If we can't win #indyref2 now then what's the point? | Autonomy Scotland

If we can’t win #indyref2 now then what’s the point?


New SNP deputy Angus Robertson

I don’t know what the best timing is for holding #indyref2. The arguments on both sides are pretty strong.

There are those who say it is in Scotland’s best interest to do it asap, to capitalise on the Brexit chaos, and to give us a chance of remaining within the EU. There are others who take the gradualist approach, who think we should take advantage of the new powers that are set to move from Brussels to Holyrood. Powers we could use to grow our economy so we are better placed to face independence.

Today Nicola Sturgeon announced that a new independence bill will be published next week. This raises the possibility of a second referendum being held before the article 50 process has ended.

This may be a risky strategy from the First Minster but the more I think about it the more an early referendum is appealing. It means for me that I might be able to get closure on an issue that takes up a lot of my time, for a nation unwilling to take control of its fate in the current climate is not one worth fighting for.

The future.

The future

Last time, a no vote was narrowly avoided by last minute promises of more devolution of power, yet at this juncture, the democratic deficit that so many yes voters fought to end could not be more obvious.

We voted to stay in the EU yet we will be forced to leave. The people negotiating our exit belong to a political party that less than 15 percent of the Scottish electorate voted for. That party shows all signs of favouring a hard Brexit which was not something that was actually on the ballot paper and is at odds with the outlook shared by the majority here. The process that will initiate our leaving is called ‘Royal Prerogative’, an antiquated, backward law that stems from the monarch’s sovereignty over the people.

The whole point of independence is that in Scotland the people should be sovereign.

The whole Brexit fallout is a distillation of just how far that is from the case. If we cannot persuade half of the population that democracy is the major issue here, then we might as well just accept our fate as a gangrenous appendage dangling from the torso of a long dead empire. Let’s just scrap the Scottish parliament while we are at it. We could just all sit back and enjoy our perpetual Tory future, as they sell every last iota of the British State to their own private companies, as they complete the job of extending inequality to American proportions.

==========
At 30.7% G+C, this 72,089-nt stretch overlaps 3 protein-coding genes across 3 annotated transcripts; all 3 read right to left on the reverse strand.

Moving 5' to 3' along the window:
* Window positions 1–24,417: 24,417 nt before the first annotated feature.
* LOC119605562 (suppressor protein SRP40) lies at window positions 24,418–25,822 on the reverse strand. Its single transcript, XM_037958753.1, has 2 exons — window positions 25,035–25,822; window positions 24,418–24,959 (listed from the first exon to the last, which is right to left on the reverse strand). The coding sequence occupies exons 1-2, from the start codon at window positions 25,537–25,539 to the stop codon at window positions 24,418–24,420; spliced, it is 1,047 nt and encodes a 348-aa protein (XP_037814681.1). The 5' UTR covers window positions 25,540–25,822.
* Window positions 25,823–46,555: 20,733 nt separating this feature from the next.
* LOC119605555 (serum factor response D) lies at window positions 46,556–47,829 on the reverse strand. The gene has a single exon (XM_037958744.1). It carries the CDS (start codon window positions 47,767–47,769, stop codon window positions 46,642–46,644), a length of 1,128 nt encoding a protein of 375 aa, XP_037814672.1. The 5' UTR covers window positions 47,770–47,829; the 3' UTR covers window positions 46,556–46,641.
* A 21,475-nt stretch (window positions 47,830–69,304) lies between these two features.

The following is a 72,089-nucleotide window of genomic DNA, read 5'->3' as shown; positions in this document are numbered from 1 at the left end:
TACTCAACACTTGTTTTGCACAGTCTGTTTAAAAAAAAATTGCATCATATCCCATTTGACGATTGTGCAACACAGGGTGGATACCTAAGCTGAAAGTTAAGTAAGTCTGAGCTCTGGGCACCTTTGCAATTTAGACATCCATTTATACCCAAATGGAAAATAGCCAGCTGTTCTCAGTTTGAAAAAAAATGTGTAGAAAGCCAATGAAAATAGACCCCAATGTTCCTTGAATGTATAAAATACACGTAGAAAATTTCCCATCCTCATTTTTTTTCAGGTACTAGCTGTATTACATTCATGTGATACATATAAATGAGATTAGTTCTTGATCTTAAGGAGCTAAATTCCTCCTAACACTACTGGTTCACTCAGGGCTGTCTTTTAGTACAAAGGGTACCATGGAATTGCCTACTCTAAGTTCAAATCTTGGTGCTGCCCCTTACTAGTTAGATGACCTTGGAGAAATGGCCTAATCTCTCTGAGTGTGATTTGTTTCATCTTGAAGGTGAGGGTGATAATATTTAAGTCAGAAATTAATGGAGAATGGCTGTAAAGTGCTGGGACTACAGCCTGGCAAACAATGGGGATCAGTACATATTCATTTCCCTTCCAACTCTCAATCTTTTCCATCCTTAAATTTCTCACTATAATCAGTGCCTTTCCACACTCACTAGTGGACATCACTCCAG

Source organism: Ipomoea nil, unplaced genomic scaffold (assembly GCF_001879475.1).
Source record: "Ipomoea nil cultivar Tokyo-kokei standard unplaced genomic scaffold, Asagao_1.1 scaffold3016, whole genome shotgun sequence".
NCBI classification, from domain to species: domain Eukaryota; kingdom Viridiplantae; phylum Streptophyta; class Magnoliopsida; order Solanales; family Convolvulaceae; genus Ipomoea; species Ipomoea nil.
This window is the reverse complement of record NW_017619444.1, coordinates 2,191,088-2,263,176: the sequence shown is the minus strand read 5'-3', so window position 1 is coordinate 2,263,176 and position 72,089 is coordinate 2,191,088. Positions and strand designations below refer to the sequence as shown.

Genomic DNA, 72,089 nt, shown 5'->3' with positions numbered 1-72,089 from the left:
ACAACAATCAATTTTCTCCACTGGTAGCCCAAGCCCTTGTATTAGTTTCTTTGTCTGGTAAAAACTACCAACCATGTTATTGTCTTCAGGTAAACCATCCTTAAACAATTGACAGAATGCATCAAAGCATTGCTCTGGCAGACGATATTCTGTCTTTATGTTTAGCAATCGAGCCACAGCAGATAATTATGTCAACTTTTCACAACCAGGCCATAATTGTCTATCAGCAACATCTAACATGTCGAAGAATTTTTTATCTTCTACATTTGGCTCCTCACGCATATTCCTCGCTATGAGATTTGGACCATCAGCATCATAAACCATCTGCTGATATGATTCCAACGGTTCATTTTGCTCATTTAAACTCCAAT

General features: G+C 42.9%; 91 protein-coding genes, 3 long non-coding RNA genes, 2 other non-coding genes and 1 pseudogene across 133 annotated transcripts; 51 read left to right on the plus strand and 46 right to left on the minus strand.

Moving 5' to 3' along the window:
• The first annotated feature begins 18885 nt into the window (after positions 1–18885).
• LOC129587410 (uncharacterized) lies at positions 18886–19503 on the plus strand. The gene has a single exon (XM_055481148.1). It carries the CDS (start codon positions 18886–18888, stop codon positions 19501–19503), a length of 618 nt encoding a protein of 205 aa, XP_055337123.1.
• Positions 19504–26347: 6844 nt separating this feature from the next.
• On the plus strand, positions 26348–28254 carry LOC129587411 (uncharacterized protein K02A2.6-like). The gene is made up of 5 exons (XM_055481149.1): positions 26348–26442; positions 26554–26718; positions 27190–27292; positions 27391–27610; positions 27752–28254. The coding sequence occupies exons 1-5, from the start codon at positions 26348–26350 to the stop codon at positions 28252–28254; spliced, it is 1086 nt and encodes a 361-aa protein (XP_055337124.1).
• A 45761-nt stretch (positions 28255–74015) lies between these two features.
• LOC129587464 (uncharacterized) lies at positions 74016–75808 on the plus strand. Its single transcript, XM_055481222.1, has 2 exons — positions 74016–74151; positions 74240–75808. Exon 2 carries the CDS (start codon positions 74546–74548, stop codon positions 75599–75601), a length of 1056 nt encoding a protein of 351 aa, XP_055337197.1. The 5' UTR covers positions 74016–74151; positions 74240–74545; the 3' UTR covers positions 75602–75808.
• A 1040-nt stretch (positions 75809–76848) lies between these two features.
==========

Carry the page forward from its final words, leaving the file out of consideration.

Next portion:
Could an intervention get it any more wrong?

Could an intervention get it any more wrong?

Some will argue that Brexit is fair when viewed from the context of the UK as a whole. I’m not trying to convince those people. Those who call themselves “unionists” but are in fact not interested in true union at all. I’m interested in those who believe that Scotland is a nation. Who believed in 2014 that our nation belonged to a union of equals and was better off remaining inside it. Those who are deluding themselves if they think that this continues to be the case.

Still, many pundits will continue to inject some sobriety into the thoughts of wistful Nats like me.

I have lost count of how many times I have been told by sensible types that Scotland is a financial basket case or that England is our biggest trading partner. However, talk of surety in economic matters is up there with talk of mind control chemtrails. Good luck making the smug economic argument as the UK continues its self inflicted death spiral.

There are few things at all certain about economic predictions but there are things that we know about independence. The most prescient for this discussion is that our democracy will improve markedly overnight. If you look at any OECD markers for quality of life, the majority of the better off countries are small, EU states with representative governments. They are this way because they have relatively easy to manage economies, they are able to react better to big global events, and most importantly, they have parliaments that are answerable and reflect the will of people.

The only thing preventing Scotland from being like them is our own lack of confidence.

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Our current choice, between an antiquated, declining, backward looking UK and becoming a progressive modern state is so stark in the current climate that it is hard to even believe that we are so divided. True representative democracy should be a fundamental principle of nationhood and progress, but half of us seem to be intransigently fixated on remaining voiceless and ignored. Serfdom in exchange for the chimera of perceived economic stability.

That’s why I don’t mind if Sturgeon calls for a referendum now. If the only way we can win is if people are told by the Institute Of Fiscal Studies that they will be better off, then it won’t be any better than the UK.

However, if we can win based on the ideals of democracy, internationalism, inclusiveness and equality, then we may end up with a country worth living in. Nations are about the beliefs that bind us together, and if we can’t win when our ideology is so much more palatable than the alternative, then what’s the point?

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